Moderna has given the first COVID-19 vaccine doses to children under 12 years of age, the company announced Tuesday. The Massachusetts-based biotech intends to recruit 6,750 healthy kids less than 12 years of age for the trial.
"This pediatric study will help us assess the potential safety and immunogenicity of our COVID-19 vaccine candidate in this important younger age population," said Stéphane Bancel, Chief Executive Officer of Moderna.
The company joins Pfizer and BioNTech in starting trials for children 6 months and older, after data that its vaccine was effective in older adults.
"If I were part of the FDA I would certainly want to be very convinced about the safety of a vaccine before I approved its use in children," Dr. Cody Meissner a pediatric infectious disease expert at Tufts Children's Hospital said in October, when Pfizer started pediatric trials. "The pattern of disease is very different in children, and lumping them in with adults would cause me some discomfort."
Also in the news:
►A year after Italy became the first country to impose a nationwide lockdown, the country imposed another one on Monday as cases and hospitalizations rise.
►Additional Greek Life chapters at DePaul in Illinois have since been identified as having attended a weekend St. Patrick's Day party that violated city COVID-19 guidelines, school newspaper The DePaulia wrote Monday.
►More states are allowing all adults to get vaccinated. Mississippi joined Alaska on Tuesday in opening the vaccine eligibility flood gates. And Connecticut is preparing to open to all ages over 16 starting April 5.
►Two new studies add evidence that a coronavirus variant first detected in Britain, already known to be at least 50% more contagious than the original strain, is also more deadly.
►Support is rolling in for a San Antonio man whose Noodle Tree restaurant was vandalized with racist graffiti days after he spoke out against Texas Gov. Greg Abbott's decision to rescind a statewide mask mandate.
? Today's numbers: The U.S. has over 29.4 million confirmed coronavirus cases and more than 535,600 deaths, according to Johns Hopkins University data. The global totals: More than 120 million cases and 2.65 million deaths. More than 135.8 million vaccine doses have been distributed in the U.S. and nearly 110 million have been administered, according to the CDC.
? What we're reading: Vaccine passports should be free, private and secure, the White House has said. But who will be issuing them?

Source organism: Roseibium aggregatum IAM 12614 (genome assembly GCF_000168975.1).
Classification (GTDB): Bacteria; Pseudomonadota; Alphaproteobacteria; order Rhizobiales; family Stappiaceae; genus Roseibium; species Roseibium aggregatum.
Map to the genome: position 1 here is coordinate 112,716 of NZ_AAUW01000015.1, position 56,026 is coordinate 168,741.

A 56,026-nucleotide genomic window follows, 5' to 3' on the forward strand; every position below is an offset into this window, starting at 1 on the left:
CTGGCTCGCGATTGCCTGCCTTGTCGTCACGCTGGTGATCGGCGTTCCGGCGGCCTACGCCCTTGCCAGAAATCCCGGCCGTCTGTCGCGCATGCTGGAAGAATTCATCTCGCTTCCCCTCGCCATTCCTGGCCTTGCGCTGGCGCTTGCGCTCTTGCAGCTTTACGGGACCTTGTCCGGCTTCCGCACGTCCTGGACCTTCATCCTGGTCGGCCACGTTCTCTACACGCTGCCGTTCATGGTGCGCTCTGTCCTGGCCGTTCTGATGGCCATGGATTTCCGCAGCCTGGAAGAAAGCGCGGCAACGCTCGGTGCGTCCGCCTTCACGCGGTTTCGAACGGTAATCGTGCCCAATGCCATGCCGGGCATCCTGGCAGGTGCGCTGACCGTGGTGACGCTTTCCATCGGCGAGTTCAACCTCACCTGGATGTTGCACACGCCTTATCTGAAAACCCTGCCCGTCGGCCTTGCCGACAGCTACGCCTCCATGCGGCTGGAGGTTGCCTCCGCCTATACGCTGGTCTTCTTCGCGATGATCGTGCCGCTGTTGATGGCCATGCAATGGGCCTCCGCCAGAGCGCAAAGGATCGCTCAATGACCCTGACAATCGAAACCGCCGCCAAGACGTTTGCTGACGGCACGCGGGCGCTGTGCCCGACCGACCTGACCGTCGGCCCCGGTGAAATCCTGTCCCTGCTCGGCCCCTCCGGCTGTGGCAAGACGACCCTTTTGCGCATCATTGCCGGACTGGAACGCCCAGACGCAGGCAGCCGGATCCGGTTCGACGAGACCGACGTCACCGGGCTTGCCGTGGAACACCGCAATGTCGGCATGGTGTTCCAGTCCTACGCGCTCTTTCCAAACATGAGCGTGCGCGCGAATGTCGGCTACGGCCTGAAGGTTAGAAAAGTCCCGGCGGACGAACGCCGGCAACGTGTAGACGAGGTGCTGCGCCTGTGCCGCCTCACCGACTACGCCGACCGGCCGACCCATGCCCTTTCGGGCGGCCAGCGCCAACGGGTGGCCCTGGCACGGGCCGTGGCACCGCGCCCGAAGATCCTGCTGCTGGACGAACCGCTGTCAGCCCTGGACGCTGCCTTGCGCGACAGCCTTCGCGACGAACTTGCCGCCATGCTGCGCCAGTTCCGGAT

Sweden on Tuesday joined a growing number of European nations and suspended use of AstraZeneca’s vaccine citing a link to blood clots the company and other experts say likely are unrelated to the vaccine. Germany, France, Italy, Spain and Denmark are among nations that have put use of the vaccine, a collaboration between the British-Swedish pharmaceutical giant and Oxford University. The World Health Organization has urged countries to continue using the vaccine, saying there's no evidence of a connection to blood clots. The WHO has scheduled a meeting of its safety experts for Tuesday to address the topic.
Dr. Francis Collins, director of the U.S. National Institutes of Health, told Reuters that data on the vaccine was being reviewed by independent U.S. monitors to determine whether the shot is safe and effective. The U.S. Food and Drug Administration could complete its reviews and issue an emergency use authorization next month if all goes well, he said.
If you get the choice, which COVID-19 vaccine should you choose? For now, experts are clear — the best vaccine is the one about to go into your arm. But as the supply of vaccine expands, it’s possible Americans eventually might find someone asking, “Which vaccine do you want?”
The answer for most people will still be “Whatever’s available.” That said, there are differences that could play a role, though doctors are unanimous all three currently authorized vaccines work extremely well to protect against severe disease, hospitalization and death. Read about the difference here.
As COVID-19 vaccine rollout continues, hesitancy among vulnerable communities, including Hispanic people, is piqued – and history is unearthed. Throughout the 20th century, about 20,000 women and men were sterilized in California alone under state eugenics policies, according to researchers, including University of Michigan professor Alexandra Minna Stern. The policies targeted patients of state-run asylums or group homes. A disproportionate number were Hispanic.